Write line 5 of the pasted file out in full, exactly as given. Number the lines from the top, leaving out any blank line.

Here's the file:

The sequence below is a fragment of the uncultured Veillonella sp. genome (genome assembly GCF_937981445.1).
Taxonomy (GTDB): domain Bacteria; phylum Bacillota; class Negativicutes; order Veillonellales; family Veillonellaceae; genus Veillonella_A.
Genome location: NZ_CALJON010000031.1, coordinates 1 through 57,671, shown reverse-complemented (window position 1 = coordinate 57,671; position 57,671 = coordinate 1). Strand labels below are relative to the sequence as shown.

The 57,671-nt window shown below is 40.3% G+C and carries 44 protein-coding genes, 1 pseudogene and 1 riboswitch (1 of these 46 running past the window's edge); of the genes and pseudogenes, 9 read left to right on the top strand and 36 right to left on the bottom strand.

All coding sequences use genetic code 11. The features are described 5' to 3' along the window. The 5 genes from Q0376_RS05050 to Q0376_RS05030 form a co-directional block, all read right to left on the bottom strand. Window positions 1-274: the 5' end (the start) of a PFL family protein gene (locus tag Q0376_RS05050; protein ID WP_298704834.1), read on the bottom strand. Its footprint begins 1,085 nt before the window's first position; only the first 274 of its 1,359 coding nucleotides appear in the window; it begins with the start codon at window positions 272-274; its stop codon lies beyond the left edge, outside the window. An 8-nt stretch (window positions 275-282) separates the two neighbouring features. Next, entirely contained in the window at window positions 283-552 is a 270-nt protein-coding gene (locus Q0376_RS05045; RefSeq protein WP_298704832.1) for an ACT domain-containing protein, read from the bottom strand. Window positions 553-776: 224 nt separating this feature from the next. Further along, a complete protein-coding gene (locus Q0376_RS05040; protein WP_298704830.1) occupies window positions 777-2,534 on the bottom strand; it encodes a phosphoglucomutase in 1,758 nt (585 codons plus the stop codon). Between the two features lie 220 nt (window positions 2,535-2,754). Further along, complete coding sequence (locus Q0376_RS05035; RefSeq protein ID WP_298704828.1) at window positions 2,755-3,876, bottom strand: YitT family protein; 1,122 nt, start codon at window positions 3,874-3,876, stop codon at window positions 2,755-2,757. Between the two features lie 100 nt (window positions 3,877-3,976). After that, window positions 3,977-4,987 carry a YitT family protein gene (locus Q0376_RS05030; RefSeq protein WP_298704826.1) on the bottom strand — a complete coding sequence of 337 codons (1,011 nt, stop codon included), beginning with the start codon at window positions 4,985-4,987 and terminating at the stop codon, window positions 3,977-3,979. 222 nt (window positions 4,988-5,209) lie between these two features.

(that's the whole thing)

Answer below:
All coding sequences use genetic code 11. The features are described 5' to 3' along the window. The 5 genes from Q0376_RS05050 to Q0376_RS05030 form a co-directional block, all read right to left on the bottom strand. Window positions 1-274: the 5' end (the start) of a PFL family protein gene (locus tag Q0376_RS05050; protein ID WP_298704834.1), read on the bottom strand. Its footprint begins 1,085 nt before the window's first position; only the first 274 of its 1,359 coding nucleotides appear in the window; it begins with the start codon at window positions 272-274; its stop codon lies beyond the left edge, outside the window. An 8-nt stretch (window positions 275-282) separates the two neighbouring features. Next, entirely contained in the window at window positions 283-552 is a 270-nt protein-coding gene (locus Q0376_RS05045; RefSeq protein WP_298704832.1) for an ACT domain-containing protein, read from the bottom strand. Window positions 553-776: 224 nt separating this feature from the next. Further along, a complete protein-coding gene (locus Q0376_RS05040; protein WP_298704830.1) occupies window positions 777-2,534 on the bottom strand; it encodes a phosphoglucomutase in 1,758 nt (585 codons plus the stop codon). Between the two features lie 220 nt (window positions 2,535-2,754). Further along, complete coding sequence (locus Q0376_RS05035; RefSeq protein ID WP_298704828.1) at window positions 2,755-3,876, bottom strand: YitT family protein; 1,122 nt, start codon at window positions 3,874-3,876, stop codon at window positions 2,755-2,757. Between the two features lie 100 nt (window positions 3,877-3,976). After that, window positions 3,977-4,987 carry a YitT family protein gene (locus Q0376_RS05030; RefSeq protein WP_298704826.1) on the bottom strand — a complete coding sequence of 337 codons (1,011 nt, stop codon included), beginning with the start codon at window positions 4,985-4,987 and terminating at the stop codon, window positions 3,977-3,979. 222 nt (window positions 4,988-5,209) lie between these two features.